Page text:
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Five Quick Tips For Discover Bank Savings | discover bank savings

Before many people realize it, not so long ago that all you had to do to find bank savings was to kiss some frogs, get picked up by a carpenter and march across town to their bank branch. Online banks aren't quite as high tech as that, but nonetheless, are just the way to go. And even though they won't give you a credit card like a regular bank, it will save you some trouble, which is usually what bank savings accounts are made for.

You'll find savings accounts at many different places, from major banks, two savings and loan associations (sometimes known as CD's). All banks offer some sort of savings account, and all offer slightly different perks. Discover offers the no-interest-bearing savings and the low-interest-bearing CDs. But where do you start? Here are a few tips:

No Fees. There are a couple of fees involved when you sign up for a Discover bank savings account, and you need to be aware of these because you might be transferred into an account without fees, only to discover that you have to pay a transfer fee. If you know this is coming up, call the bank before you deposit your money and ask them to explain the terms.

o Higher interest rates. If you already have an account at a Discover bank, then chances are you have higher interest rates. Some online banks may have lower rates, but Discover has higher interest rates for that reason. So keep an eye out for that. You can transfer to another bank if you discover that your interest rate will be higher.

o Emergency fund. Many banks will charge an emergency fund fee if you try to get a cash deposit in during a period of time when there are fees. If you discover a Discover bank savings rate that's a lot higher than the competition, this could be the reason – you're trying to get your emergency fund up even if you don't need the extra funds.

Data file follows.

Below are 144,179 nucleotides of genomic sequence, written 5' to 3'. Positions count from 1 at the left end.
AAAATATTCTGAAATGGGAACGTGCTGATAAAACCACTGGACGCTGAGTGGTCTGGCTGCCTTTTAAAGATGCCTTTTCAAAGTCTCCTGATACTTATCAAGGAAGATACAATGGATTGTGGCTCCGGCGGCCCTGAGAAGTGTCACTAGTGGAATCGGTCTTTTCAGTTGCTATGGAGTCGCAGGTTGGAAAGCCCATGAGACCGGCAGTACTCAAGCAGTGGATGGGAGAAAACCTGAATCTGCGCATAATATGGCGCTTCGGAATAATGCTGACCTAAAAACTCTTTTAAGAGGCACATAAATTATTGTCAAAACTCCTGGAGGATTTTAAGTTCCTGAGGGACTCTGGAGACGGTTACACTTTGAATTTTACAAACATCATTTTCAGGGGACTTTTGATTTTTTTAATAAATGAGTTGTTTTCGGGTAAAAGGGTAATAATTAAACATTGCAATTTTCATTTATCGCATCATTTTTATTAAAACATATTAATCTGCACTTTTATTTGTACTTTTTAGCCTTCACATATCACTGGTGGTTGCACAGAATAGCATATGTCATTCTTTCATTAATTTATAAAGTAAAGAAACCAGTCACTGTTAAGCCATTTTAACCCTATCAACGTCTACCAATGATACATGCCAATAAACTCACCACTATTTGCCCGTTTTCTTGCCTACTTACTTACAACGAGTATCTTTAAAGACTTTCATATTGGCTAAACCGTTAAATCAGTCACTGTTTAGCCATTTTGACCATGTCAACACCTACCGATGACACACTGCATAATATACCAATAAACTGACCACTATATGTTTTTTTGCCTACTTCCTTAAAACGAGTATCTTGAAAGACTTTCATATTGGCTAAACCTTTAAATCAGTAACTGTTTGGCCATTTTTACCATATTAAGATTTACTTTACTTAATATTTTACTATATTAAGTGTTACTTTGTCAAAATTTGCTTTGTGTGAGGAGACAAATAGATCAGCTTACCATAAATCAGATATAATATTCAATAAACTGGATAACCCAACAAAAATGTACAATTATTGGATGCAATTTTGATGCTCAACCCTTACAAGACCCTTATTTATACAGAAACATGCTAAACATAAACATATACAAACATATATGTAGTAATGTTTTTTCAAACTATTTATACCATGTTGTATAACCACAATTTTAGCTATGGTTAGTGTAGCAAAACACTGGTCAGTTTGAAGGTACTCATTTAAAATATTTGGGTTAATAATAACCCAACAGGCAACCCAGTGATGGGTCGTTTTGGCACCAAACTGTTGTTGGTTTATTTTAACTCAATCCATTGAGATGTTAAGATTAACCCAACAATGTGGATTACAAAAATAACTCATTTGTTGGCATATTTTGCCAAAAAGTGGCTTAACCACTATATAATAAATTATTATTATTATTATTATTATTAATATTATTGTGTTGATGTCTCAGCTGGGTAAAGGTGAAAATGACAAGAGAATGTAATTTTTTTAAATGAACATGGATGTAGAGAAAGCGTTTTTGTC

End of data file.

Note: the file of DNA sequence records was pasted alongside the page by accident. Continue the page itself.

o Open an Internet banking account. Many banks don't offer Internet accounts because they believe you'll be a waste of your precious time. But most of today's banks have at least one website, so you can just log on, check your balances and transactions, and make deposits when you're ready. If you don't, then you can save yourself some fees by opening an account on the website. Even though it's not free, you'll often find it easier to conduct business with these types of banks.

o Additional account features. Most banks offer interest rates, cash advances, balance transfers, and other convenience-based services. If you don't have an existing savings account, then you might consider opening one. Some banks offer special savings account just for college students, senior citizens, or those who travel a lot.

o Money market accounts. Banks usually only open money market accounts for customers who've been continuously employed at their job for a certain period of time. This is good news for people who don't have surplus cash to put into their savings, but who'd still like to have access to some of their money in case of an emergency or if they run out of cash due to unexpected expenses.

o No faxing required. Some online-only banks do require you to have a fax machine in order to deposit money. In addition, you may have to have a verifiable bank account number. These types of account require a paper check for each deposit, rather than a debit card. Many online-only banks are members of the Association of American Depositories (AAD). In addition, they offer competitive interest rates.

o No electronic check processing. Savings accounts with no online savings account may be processed by automatic teller machines (OTM), which require a bank account number and routing number. AAD members must also maintain a specified minimum balance. In addition, many online banks will require you to set up direct deposit.

o Additional checking options. Not all banks offer savings accounts that are accessible via the internet. For example, while Discover Bank offers an online checking program, all of the other banks found in the Discover Bank Savings Club include a link to an in-store branch where customers can access their traditional banking services.


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